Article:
Summer’s here, and with the sweltering heat, Southlanders are seeking ways to stay cool.
Experts say that even short exposure to extreme heat can have harmful effects on the body–causing heat exhaustion, dehydration, heat stroke, or worse. If you cannot avoid going outdoors, use the following precautions to avoid heat related illnesses:
Drink water – Carry water or juice with you and drink continuously even if you do not feel thirsty. Eat popsicles and other cool items. Avoid alcohol and caffeine, which dehydrate the body.
Dress for the heat- – Wear lightweight, light-colored clothing. Light colors will reflect away some of the sun’s energy. It is also a good idea to wear hats or to use an umbrella.
Slow down – Avoid strenuous activity. If you must do strenuous activity on warm days, take time out to find a cool place. If you or someone else experiences symptoms of a heat-related illness, stop activity and find a cool place to rest. If it is very hot, don’t beat yourself up if you aren’t accomplishing anything–you won’t have the energy to do much else. When it is hot, your body is lethargic. Don’t try to push it.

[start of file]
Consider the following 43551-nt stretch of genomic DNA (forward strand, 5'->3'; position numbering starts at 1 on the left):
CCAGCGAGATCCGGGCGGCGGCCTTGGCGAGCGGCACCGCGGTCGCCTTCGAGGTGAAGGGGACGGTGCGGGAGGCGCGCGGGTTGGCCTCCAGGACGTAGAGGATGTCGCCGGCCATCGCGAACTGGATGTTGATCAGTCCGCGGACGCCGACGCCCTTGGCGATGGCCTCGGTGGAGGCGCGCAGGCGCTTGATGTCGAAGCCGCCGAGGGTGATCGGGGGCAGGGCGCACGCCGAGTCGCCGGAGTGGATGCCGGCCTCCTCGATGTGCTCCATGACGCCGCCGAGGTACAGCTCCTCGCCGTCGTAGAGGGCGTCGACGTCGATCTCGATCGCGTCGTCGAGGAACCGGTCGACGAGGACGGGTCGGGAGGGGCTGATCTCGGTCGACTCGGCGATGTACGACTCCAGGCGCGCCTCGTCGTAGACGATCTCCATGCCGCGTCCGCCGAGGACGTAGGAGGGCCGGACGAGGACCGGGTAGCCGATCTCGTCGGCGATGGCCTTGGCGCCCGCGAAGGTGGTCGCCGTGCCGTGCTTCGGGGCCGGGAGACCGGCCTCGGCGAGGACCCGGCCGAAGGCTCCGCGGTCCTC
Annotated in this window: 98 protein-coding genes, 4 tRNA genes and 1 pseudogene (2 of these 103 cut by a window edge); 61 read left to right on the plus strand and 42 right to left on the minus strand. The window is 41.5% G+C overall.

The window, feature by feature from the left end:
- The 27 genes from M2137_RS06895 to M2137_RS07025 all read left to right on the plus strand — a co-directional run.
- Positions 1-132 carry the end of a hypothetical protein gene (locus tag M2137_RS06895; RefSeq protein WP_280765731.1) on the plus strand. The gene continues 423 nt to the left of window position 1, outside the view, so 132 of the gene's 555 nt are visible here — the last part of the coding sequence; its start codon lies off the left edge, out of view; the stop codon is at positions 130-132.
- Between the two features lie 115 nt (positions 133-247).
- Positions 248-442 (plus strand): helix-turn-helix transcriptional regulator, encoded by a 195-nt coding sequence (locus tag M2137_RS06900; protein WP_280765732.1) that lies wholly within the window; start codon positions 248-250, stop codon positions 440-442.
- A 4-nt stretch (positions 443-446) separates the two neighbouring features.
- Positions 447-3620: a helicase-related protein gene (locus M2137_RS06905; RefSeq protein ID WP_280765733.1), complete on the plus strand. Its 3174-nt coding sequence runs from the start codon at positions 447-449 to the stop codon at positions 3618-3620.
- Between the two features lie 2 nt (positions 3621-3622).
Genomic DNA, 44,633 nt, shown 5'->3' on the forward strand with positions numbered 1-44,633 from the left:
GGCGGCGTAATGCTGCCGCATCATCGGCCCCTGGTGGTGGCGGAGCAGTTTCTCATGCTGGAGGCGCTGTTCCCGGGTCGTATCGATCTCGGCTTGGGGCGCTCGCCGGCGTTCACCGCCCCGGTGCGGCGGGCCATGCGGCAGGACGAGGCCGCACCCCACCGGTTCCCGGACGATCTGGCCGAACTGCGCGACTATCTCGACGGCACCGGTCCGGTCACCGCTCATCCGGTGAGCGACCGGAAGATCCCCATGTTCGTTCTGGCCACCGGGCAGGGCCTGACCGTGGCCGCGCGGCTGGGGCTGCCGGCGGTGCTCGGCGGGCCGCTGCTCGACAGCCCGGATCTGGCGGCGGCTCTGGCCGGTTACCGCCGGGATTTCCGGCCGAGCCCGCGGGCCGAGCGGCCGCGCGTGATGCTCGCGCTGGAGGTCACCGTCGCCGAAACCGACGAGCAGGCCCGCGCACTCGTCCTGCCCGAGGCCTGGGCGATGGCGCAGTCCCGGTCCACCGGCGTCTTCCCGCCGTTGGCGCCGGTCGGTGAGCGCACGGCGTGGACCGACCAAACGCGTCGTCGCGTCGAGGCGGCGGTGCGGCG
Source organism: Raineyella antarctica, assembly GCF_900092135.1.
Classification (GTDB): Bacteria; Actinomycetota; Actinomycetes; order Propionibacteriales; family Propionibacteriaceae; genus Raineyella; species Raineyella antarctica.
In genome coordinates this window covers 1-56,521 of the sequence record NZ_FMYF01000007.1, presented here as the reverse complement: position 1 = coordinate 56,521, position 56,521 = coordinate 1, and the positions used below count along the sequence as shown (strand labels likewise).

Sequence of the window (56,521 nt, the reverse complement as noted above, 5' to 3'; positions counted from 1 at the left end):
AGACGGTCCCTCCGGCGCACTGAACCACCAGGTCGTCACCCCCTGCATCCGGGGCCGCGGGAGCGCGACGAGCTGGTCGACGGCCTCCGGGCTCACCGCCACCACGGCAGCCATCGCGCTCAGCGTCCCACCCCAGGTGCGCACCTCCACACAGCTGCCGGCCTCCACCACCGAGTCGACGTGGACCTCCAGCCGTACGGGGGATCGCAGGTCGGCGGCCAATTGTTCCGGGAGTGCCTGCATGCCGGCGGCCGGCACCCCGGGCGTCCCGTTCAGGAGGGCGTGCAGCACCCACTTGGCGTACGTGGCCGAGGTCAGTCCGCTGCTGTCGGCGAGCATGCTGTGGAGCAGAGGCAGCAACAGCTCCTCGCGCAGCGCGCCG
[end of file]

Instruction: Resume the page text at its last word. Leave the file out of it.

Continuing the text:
Avoid heating up the kitchen – If you can, do not cook in your home or do anything that creates heat. Once you put heat in your home, it is hard to get rid of. Make sandwiches or prepare a cool salad instead. Take your crockpot outside and plug it into an outside circuit if you can.
Eat small meals – Eat smaller meals and eat more often. Avoid foods that are high in protein which increase metabolic heat.
Keep lights off – Keep lights off as much as possible. Anything that plugs in may be generating heat. Do the “touch test” around your home. Anything that feels warm, unplug it.